That's because it's a film based on the book written by Saroo about the events briefly described in the BBC article I'd read so many years before.
Warning this review contains spoilers!
Don't say I didn't warn you!
At the age of five, Saroo was left at a train station to sleep by his older brother, Guddu, who had taken the child with him to find work. Waking alone Saroo boarded a train which took him on a two day journey, alone, over 1,000 km away to Kolkata. After surviving for a time on the streets he was picked up and taken to an orphanage but unable to tell anyone where he came from or even his mother's name there was little hope of him ever reuniting with his biological family. Eventually he was adopted, finding a home with Sue and John Brierley in Australia.
However, he never forgot where he came from and clinging on to some distance memories he managed to use Google Earth to retrace his journey on the train and find his way home.
This film was everything I hoped it would be and more. It's beautifully shot, both in India and Australia, so at times you feel like you're watching carefully framed photographs. There's also some very clever filming where the aerial views of Google Earth are replicated as flyover shots of the scenery in both countries. This is how the film opens.
As I sat in the cinema beside Mr Click, I couldn't help but feel a little unsure of whether he was going to enjoy the film, especially as almost the whole first hour of the film is subtitled. I'm glad that they did this, rather than just having everyone speak English.
Saroo, at age five, speaks Hindi so when he arrived in Kolkata he can't communicate with the people around him. It's a busy city with street children not being an uncommon sight, so a dirty five year old is ignored by most of the adults who come across him. It's heart breaking to watch and little Sunny Pawar who plays young Saroo does a brilliant job.
When he is eventually picked up there's little he can tell the police about where he came from. The place he lived 'Gineshtalay' is unknown to them; he can't even tell them where in India it is, and when he's asked his mother's name he simply replies 'mum'.
It's a film of two halves. There's young Saroo's life in India. The horrors he witnesses on the streets and in the orphanage, juxtaposed against the happy memories of home. Despite money and food being scarce with his biological family, you get a sense of how much his mother cares for her children and how much they care not only for her, but for each other too.
Then there's Saroo's time in Australia, as a young man, when a chance get together with some friends at university reminds him of his childhood and he opens up about his past. Someone suggests how he might go about working out where he came from.
It something that he starts off by just dipping into, but gradually it comes to consume him. Meanwhile we get glimpses into how this affects his adoptive family and his relationship with girlfriend, Lucy. There's also Saroo's adoptive brother, Mantosh, who was adopted from India also and bears the emotional and psychological scars of his life before his adoption. The two have a strained relationship and it's partially this that stops him from pursuing his search, not wanting to cause his mother any more heartache.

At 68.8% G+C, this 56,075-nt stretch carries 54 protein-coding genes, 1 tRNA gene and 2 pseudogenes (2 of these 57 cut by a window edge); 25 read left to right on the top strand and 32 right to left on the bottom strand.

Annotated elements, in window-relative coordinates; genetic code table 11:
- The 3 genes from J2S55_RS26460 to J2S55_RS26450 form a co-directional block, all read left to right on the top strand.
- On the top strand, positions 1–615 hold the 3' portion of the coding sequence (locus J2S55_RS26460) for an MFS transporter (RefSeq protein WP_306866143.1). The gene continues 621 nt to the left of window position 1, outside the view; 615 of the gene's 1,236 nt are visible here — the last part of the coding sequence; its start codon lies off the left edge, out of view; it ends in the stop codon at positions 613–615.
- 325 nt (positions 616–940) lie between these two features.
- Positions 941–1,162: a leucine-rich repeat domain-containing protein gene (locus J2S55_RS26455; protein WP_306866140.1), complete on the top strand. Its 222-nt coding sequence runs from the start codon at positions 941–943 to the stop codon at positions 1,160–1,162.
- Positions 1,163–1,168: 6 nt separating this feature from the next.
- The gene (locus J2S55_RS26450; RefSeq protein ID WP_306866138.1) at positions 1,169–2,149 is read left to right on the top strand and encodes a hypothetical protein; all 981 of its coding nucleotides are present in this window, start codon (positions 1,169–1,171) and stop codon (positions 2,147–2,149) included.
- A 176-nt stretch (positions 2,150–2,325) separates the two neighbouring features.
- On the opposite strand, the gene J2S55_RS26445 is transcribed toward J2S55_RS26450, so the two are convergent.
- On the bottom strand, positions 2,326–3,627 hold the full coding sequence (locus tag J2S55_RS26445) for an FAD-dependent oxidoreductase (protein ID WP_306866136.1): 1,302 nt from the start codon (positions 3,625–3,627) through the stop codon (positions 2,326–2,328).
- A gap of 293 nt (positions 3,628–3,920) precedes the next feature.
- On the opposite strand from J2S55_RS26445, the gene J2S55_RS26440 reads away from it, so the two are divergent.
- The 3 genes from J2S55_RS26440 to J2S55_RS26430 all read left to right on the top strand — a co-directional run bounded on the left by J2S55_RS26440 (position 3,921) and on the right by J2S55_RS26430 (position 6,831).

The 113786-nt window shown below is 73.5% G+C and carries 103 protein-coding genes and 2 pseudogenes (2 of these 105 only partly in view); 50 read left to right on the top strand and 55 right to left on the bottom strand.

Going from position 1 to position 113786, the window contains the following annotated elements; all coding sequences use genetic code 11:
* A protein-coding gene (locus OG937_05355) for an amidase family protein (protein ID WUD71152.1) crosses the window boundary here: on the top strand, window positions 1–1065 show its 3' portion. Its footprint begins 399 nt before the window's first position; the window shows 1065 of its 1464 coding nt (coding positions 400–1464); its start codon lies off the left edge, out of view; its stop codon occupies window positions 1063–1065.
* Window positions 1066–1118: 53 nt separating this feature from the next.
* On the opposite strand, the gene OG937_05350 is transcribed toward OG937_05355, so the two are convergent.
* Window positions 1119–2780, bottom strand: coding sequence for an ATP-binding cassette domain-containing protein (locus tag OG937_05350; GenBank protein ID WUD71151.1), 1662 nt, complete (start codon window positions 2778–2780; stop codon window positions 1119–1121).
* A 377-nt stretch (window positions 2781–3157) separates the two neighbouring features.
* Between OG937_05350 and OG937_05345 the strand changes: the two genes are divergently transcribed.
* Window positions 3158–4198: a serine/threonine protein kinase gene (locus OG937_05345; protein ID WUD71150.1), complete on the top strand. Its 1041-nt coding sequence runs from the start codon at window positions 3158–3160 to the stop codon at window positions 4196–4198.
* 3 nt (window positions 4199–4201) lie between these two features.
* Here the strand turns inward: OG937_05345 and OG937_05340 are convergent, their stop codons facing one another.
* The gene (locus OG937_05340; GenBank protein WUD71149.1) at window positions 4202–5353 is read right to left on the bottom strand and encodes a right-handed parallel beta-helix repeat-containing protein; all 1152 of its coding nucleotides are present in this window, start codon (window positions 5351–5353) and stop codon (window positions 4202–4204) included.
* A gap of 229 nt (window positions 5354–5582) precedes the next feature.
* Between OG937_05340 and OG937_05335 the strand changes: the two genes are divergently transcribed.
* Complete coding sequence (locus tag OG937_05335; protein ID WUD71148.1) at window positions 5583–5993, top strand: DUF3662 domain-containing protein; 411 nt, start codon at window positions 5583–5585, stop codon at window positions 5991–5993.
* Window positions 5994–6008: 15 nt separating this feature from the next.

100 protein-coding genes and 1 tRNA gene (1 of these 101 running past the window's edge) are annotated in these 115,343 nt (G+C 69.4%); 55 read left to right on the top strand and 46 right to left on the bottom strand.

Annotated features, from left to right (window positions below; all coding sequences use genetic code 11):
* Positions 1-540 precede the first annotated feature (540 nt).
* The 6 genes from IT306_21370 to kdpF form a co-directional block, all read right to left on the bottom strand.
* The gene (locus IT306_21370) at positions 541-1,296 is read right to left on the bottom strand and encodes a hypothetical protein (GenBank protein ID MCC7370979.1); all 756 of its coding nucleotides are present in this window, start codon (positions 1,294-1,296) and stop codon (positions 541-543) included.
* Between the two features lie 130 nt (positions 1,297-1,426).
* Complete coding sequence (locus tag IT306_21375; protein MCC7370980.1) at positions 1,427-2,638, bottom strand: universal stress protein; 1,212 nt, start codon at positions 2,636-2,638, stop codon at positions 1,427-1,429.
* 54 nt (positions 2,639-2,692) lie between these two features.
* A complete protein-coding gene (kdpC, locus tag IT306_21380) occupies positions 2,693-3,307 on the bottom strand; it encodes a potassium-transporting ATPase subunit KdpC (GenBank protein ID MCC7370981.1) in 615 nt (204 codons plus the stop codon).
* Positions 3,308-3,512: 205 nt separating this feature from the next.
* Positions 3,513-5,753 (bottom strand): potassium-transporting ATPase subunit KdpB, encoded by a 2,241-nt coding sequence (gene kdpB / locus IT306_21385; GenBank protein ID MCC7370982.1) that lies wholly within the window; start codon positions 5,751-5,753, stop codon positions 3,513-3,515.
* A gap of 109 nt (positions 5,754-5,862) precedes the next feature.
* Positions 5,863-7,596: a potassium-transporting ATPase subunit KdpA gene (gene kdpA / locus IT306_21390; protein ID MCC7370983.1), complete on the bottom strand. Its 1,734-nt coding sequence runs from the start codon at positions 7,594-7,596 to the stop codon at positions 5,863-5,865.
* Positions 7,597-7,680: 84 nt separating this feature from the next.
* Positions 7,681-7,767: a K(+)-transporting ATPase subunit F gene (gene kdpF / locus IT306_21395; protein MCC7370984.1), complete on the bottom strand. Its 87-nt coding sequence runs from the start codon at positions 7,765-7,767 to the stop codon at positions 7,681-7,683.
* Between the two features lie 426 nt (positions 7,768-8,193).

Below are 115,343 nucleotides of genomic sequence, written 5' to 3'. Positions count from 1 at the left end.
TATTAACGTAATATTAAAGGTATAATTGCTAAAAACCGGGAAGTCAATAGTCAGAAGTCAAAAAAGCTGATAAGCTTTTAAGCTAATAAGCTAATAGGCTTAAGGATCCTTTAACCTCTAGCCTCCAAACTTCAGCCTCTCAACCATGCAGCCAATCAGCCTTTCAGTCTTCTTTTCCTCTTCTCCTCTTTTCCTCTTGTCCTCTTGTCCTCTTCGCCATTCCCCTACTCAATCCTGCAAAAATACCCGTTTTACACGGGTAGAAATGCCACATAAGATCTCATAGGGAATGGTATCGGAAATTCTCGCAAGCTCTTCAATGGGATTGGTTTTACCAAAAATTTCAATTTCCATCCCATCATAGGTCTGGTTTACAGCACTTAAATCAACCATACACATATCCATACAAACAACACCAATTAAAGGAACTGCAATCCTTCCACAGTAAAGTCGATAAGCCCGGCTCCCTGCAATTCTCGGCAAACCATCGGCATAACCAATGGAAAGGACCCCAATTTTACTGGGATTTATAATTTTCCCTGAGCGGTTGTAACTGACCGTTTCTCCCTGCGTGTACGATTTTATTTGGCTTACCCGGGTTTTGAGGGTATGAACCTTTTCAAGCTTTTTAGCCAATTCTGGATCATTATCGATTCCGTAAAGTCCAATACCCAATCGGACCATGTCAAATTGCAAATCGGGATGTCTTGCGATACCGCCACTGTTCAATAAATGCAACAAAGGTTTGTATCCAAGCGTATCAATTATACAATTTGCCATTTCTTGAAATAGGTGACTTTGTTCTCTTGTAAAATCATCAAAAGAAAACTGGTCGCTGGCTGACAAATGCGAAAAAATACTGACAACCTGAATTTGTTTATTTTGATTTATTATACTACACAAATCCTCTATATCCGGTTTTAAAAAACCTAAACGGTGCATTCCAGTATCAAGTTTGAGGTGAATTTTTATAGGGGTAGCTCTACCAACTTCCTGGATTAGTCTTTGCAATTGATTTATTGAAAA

I love Dev Patel in pretty much anything I see him in, and I think he does a brilliant job here. He's playing a guy who is torn between the loyalty he feels to the people who have loved and raised him, and his memories of his birth family and the emotions they must feel never knowing what has happened to him. You get that sense right the way through the film.
If you've read any of the articles about Saroo Brierley (or the book he published, A Long Way Home) then you know how the film is going to end. Saroo manages to hit on the spot on Google Earth which is familiar to him, a water tower from the train station he was left at by his brother. A short scroll away is a place called 'Ganesh Talai', the place he knew he came from, he just couldn't say it well enough at the age of five for anyone to understand.
And it's from about here that you really need the tissues.
If little Saroo running up and down a train, by himself, with no way off, didn't move you, I'm sure the next bit will. After an emotional conversation with his mum, Sue, about what he's been doing, she gives him her blessing to go and find his birth mother.
And that's exactly what he does, heading off to India and retracing his steps. You can't help but feel the surge of joy as he is reunited with his mother, to the happy cheers of her friends and neighbours.
It's bittersweet though.
His mother, Kamla, breaks the news to him that his brother, Guddu, died on the night he went missing. She lost two of her sons in one day, but never having retrieved Saroo's body, she never gave up hope that he would come home.
And the title of the film?
I wondered about that the whole way through. It turns out that not only had Saroo struggled to say the name of his birthplace, he was mispronouncing his own name. Saroo was a nickname for Sheru, meaning 'lion'.
Having seen the film, I know it's one we're going to get on DVD and we're going to watch it again. It's a good film to see when you need a little reminder about the harsh realities for people growing up and living in other places around the world. There filmmakers have actually set up a charity, which you can learn more about here, to help those children living on the streets of India. But it's got that (mostly) happy ending which will make you cry but in a good way.
It's got me curious as well. I spend this morning Googling Saroo Brierley and reading Wikipedia. I'm definitely going to get my hands on a copy of A Long Way Home to hear more about his amazing story and the women who raised him.